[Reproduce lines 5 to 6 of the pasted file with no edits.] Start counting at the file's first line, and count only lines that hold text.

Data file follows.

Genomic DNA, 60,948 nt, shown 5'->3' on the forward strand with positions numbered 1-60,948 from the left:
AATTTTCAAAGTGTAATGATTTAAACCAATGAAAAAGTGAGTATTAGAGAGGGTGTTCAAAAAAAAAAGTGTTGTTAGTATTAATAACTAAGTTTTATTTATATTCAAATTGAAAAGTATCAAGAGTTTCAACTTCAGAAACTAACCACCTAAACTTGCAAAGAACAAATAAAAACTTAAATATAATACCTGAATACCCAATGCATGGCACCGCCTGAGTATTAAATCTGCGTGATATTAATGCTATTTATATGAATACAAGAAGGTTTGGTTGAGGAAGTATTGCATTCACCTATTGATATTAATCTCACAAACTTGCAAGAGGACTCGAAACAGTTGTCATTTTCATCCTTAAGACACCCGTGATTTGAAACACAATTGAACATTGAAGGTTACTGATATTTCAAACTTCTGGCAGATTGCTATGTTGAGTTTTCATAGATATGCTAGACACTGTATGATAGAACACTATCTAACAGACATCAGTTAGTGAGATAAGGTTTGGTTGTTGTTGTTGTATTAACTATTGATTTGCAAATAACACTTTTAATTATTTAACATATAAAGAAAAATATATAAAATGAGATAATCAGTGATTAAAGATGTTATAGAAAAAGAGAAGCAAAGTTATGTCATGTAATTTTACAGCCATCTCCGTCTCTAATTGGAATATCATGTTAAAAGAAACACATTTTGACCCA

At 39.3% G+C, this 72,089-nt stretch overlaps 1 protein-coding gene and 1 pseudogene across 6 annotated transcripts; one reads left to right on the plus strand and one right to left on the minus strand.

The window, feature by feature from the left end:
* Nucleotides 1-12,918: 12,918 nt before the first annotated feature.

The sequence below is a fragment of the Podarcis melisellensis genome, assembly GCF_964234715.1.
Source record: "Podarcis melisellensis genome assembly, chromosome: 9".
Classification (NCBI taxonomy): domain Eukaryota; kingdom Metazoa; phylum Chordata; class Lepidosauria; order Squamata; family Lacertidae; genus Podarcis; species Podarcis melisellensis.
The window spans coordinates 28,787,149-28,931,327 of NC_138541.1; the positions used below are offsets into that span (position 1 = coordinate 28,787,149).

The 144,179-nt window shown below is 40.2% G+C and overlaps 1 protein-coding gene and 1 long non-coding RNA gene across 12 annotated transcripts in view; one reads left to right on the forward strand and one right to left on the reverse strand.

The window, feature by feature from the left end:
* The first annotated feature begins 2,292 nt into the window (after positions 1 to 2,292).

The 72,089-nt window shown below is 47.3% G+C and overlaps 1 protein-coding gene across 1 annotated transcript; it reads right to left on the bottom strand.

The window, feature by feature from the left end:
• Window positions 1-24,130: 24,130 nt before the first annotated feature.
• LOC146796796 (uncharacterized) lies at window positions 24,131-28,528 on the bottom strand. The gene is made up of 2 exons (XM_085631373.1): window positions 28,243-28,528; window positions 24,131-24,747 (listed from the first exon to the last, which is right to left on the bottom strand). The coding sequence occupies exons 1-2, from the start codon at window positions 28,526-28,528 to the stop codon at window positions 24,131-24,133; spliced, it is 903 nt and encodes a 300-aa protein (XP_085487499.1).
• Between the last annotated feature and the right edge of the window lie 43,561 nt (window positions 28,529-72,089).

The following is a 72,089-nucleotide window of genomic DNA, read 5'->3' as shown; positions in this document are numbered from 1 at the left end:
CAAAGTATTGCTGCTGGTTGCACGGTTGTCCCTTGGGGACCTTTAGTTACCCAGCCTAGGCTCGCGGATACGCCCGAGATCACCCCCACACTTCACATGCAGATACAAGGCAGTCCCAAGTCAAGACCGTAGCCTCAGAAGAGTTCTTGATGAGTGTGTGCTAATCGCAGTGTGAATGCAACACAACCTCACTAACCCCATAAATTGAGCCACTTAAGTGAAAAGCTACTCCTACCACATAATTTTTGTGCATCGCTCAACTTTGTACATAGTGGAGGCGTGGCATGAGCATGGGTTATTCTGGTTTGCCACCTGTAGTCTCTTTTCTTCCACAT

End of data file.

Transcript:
* Nucleotides 1-12,918: 12,918 nt before the first annotated feature.

The sequence below is a fragment of the Podarcis melisellensis genome, assembly GCF_964234715.1.